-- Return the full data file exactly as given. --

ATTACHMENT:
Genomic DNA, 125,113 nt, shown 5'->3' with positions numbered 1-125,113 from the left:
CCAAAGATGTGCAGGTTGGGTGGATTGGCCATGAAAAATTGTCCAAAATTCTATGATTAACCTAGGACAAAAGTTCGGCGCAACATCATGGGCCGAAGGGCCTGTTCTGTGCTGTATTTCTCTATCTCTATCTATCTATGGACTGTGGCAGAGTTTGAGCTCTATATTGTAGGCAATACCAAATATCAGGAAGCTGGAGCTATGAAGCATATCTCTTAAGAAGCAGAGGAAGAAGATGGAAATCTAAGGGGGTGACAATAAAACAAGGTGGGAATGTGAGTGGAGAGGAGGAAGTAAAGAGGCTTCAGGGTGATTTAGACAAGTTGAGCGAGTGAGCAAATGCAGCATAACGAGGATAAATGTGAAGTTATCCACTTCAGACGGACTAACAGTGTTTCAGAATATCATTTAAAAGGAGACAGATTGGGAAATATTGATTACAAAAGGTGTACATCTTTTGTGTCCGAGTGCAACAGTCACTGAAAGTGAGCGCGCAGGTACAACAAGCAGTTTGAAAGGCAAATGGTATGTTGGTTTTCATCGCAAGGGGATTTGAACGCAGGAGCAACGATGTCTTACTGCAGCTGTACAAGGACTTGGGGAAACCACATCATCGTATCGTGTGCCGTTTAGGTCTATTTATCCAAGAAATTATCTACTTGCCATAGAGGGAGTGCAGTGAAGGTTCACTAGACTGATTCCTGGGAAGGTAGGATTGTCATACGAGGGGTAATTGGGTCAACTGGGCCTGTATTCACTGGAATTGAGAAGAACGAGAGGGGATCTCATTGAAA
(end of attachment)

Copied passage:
Genomic DNA, 125,113 nt, shown 5'->3' with positions numbered 1-125,113 from the left:
CCAAAGATGTGCAGGTTGGGTGGATTGGCCATGAAAAATTGTCCAAAATTCTATGATTAACCTAGGACAAAAGTTCGGCGCAACATCATGGGCCGAAGGGCCTGTTCTGTGCTGTATTTCTCTATCTCTATCTATCTATGGACTGTGGCAGAGTTTGAGCTCTATATTGTAGGCAATACCAAATATCAGGAAGCTGGAGCTATGAAGCATATCTCTTAAGAAGCAGAGGAAGAAGATGGAAATCTAAGGGGGTGACAATAAAACAAGGTGGGAATGTGAGTGGAGAGGAGGAAGTAAAGAGGCTTCAGGGTGATTTAGACAAGTTGAGCGAGTGAGCAAATGCAGCATAACGAGGATAAATGTGAAGTTATCCACTTCAGACGGACTAACAGTGTTTCAGAATATCATTTAAAAGGAGACAGATTGGGAAATATTGATTACAAAAGGTGTACATCTTTTGTGTCCGAGTGCAACAGTCACTGAAAGTGAGCGCGCAGGTACAACAAGCAGTTTGAAAGGCAAATGGTATGTTGGTTTTCATCGCAAGGGGATTTGAACGCAGGAGCAACGATGTCTTACTGCAGCTGTACAAGGACTTGGGGAAACCACATCATCGTATCGTGTGCCGTTTAGGTCTATTTATCCAAGAAATTATCTACTTGCCATAGAGGGAGTGCAGTGAAGGTTCACTAGACTGATTCCTGGGAAGGTAGGATTGTCATACGAGGGGTAATTGGGTCAACTGGGCCTGTATTCACTGGAATTGAGAAGAACGAGAGGGGATCTCATTGAAA